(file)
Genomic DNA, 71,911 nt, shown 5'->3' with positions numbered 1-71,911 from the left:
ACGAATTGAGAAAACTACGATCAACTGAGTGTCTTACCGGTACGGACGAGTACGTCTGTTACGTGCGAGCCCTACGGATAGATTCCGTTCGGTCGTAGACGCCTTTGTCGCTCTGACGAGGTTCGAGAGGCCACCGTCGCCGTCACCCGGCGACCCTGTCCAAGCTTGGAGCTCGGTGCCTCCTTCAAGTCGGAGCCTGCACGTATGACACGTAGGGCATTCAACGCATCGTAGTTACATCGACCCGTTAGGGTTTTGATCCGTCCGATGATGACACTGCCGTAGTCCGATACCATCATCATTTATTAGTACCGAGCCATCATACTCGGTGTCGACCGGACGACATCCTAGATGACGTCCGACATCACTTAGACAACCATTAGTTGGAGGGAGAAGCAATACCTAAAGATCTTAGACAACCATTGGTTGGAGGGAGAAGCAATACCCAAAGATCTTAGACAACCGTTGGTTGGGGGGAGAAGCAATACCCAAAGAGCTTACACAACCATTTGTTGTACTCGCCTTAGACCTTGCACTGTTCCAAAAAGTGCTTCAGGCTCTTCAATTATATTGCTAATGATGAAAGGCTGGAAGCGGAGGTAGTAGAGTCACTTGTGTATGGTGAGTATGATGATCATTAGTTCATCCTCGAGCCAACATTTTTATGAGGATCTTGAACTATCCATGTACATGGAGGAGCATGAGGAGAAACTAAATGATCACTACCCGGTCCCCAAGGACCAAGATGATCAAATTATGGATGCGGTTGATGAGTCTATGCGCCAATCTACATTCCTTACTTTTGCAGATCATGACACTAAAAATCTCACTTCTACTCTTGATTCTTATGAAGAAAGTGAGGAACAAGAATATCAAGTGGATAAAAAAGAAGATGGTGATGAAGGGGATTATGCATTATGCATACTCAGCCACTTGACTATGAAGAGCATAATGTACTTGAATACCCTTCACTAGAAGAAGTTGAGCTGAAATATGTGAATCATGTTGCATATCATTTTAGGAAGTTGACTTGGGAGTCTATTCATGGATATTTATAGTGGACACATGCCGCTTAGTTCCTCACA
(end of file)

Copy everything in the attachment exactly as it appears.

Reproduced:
Genomic DNA, 71,911 nt, shown 5'->3' with positions numbered 1-71,911 from the left:
ACGAATTGAGAAAACTACGATCAACTGAGTGTCTTACCGGTACGGACGAGTACGTCTGTTACGTGCGAGCCCTACGGATAGATTCCGTTCGGTCGTAGACGCCTTTGTCGCTCTGACGAGGTTCGAGAGGCCACCGTCGCCGTCACCCGGCGACCCTGTCCAAGCTTGGAGCTCGGTGCCTCCTTCAAGTCGGAGCCTGCACGTATGACACGTAGGGCATTCAACGCATCGTAGTTACATCGACCCGTTAGGGTTTTGATCCGTCCGATGATGACACTGCCGTAGTCCGATACCATCATCATTTATTAGTACCGAGCCATCATACTCGGTGTCGACCGGACGACATCCTAGATGACGTCCGACATCACTTAGACAACCATTAGTTGGAGGGAGAAGCAATACCTAAAGATCTTAGACAACCATTGGTTGGAGGGAGAAGCAATACCCAAAGATCTTAGACAACCGTTGGTTGGGGGGAGAAGCAATACCCAAAGAGCTTACACAACCATTTGTTGTACTCGCCTTAGACCTTGCACTGTTCCAAAAAGTGCTTCAGGCTCTTCAATTATATTGCTAATGATGAAAGGCTGGAAGCGGAGGTAGTAGAGTCACTTGTGTATGGTGAGTATGATGATCATTAGTTCATCCTCGAGCCAACATTTTTATGAGGATCTTGAACTATCCATGTACATGGAGGAGCATGAGGAGAAACTAAATGATCACTACCCGGTCCCCAAGGACCAAGATGATCAAATTATGGATGCGGTTGATGAGTCTATGCGCCAATCTACATTCCTTACTTTTGCAGATCATGACACTAAAAATCTCACTTCTACTCTTGATTCTTATGAAGAAAGTGAGGAACAAGAATATCAAGTGGATAAAAAAGAAGATGGTGATGAAGGGGATTATGCATTATGCATACTCAGCCACTTGACTATGAAGAGCATAATGTACTTGAATACCCTTCACTAGAAGAAGTTGAGCTGAAATATGTGAATCATGTTGCATATCATTTTAGGAAGTTGACTTGGGAGTCTATTCATGGATATTTATAGTGGACACATGCCGCTTAGTTCCTCACA